The importance of an independent RBI

Updated on: Sep 10, 2015
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An assault on the central bank’s autonomy does not augur well for inflation and rupee management

The Reserve Bank of India has worked as efficiently as any top central bank of the world right from its inception. It was blessed with absolute independence to control or manage monetary liquidity, price stability, exchange rate stability, and later on financial stability also. The governor and his team have ably served the nation during all the financial storms and crises, domestic as well as external, that beset the country.

In the early, post-Independence period, the RBI is credited with monetisation of the entire economy by promoting and launching rapid branch expansion of commercial banks and the setting up of financial institutions such as the Industrial Finance Corporation of India (IFCI), the IDBI and co-operative banks, giant insurance companies and so on. Today’s strong financial system stands on the shoulders of the RBI, and this pyramidal edifice has been possible due to the independence given to the governor under the RBI Act, 1934.

Denting through restructuring

However, for the last few years, the Union government has been making efforts to dilute the power of the RBI by distorting the independence of the central bank. Of course, in a way, some of the principles of central banking have been overlooked from the time the political administration started interfering in the appointments of the governor and the deputy governors of the central bank, approving the salaries and wages of RBI employees, and directing the monetary policy through distribution of bank credit by way of priority sector policy.

But the move to restructure the monetary policy committee (MPC) marks the biggest dent yet in the independence of the RBI. Earlier, the governor used to appoint one member of the committee and had a say in two more. The remaining three members were appointed by the government. Now, the committee will be headed or chaired by the governor, who will only have a say in one appointment. One appointment will be done by the Reserve Bank Board from among the executive officers; one employee of the RBI will be nominated by the governor, while four persons will be appointed by the Centre. Moreover, the governor will not have veto powers, though he can exercise a tie-breaker vote in case of a tie.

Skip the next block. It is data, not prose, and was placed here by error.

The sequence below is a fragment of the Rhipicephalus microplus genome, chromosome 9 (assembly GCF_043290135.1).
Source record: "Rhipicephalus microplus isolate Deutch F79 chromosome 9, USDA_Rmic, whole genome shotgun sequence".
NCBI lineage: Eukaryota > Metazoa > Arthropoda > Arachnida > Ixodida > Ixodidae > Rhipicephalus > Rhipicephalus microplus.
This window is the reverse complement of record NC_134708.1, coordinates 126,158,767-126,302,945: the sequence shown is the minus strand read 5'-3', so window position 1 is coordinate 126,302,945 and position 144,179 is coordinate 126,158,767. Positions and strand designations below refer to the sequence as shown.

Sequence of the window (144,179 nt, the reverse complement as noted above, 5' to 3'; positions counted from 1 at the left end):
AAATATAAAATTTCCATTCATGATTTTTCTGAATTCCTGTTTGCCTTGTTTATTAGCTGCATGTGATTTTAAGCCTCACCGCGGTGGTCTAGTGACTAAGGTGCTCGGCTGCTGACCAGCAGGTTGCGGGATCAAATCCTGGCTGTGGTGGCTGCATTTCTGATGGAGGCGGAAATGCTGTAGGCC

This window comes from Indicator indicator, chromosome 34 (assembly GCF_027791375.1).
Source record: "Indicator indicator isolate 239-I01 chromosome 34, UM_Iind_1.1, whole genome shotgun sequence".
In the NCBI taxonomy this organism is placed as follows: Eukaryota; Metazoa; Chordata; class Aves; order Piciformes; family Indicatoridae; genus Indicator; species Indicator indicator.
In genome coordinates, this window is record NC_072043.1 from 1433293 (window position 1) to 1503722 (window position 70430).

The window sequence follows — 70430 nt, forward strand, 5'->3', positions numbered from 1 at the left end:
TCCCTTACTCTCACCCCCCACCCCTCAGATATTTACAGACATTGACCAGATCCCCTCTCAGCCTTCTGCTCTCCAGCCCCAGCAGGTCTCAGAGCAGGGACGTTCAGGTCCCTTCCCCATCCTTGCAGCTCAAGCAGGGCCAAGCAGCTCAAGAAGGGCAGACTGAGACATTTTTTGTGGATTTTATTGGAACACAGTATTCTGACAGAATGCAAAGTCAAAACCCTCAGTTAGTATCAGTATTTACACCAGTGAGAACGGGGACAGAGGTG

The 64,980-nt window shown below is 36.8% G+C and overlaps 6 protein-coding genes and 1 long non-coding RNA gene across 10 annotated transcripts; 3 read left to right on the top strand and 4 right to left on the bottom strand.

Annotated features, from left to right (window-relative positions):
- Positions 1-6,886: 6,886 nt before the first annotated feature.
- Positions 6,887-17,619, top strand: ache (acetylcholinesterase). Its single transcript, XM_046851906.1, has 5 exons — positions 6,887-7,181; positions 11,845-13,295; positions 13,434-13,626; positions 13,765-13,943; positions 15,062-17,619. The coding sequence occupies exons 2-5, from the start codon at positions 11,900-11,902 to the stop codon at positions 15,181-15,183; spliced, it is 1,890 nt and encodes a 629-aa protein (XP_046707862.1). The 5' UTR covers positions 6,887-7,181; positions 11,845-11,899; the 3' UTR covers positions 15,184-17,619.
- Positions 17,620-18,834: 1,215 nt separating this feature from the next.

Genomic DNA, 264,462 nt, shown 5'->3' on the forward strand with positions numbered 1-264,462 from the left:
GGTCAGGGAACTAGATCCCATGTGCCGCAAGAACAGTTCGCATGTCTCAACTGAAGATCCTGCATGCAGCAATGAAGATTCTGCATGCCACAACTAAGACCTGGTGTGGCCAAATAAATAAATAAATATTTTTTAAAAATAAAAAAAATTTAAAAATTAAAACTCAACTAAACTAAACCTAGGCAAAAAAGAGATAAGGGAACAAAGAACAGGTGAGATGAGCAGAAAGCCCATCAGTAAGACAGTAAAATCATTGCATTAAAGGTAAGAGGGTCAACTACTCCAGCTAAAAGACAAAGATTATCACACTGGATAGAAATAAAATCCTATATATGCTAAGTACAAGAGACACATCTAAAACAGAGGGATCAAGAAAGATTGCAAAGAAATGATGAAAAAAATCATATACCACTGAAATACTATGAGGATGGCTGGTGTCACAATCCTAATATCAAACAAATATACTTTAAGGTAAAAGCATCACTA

If the present draft is approved, the governor will find himself in an isolated situation. As regards the committee, its quality of discussion will be lowered since it is possible that the ruling parties today or in the future would like to appoint their own representatives as members of the MPC and not on the basis of merit.

For instance, there can be a lot of liberal deficit financing with the pretext of increasing employment and economic growth. Moreover, where the governor is not strong, the varying opinions of different members of the MPC can impact the decision-making powers. However, this weakness can be removed by publishing individual policymakers’ views on the RBI’s website whenever the views are at odds with one another.

Room for tampering

In a central bank dominated by the government, the temptation to tamper with various instruments of monetary policy in order to achieve the government’s objectives would be hard to resist. For instance, the ministry of finance could want to reduce interest rate to push up demand, without considering the impact of rate cut on foreign inflows, depreciation of the rupee and increase in domestic money stock and inflation. There could be many more such examples.

This situation can only be countered by having a robust governor with absolute independence in charge of the RBI. Of course, more independence has to be reconciled with more personal accountability on the part of the governor as well as that of other financial institutions. The governor should be responsible and accountable to Parliament and not to a particular government or the ministry of finance, or minister.

The fears of a discretionary monetary policy adversely impacting the economy are not unfounded. There are a number of studies that have revealed that there is a reverse relationship between inflation and independence of the monetary authority; the higher the independence of the central bank, the lower the inflation. Giving higher discretionary powers to the central bank has been seen to be successful in many other countries.

The writer is a former economic advisor, SEBI, and was director of the research department at the RBI

Published on January 22, 2018

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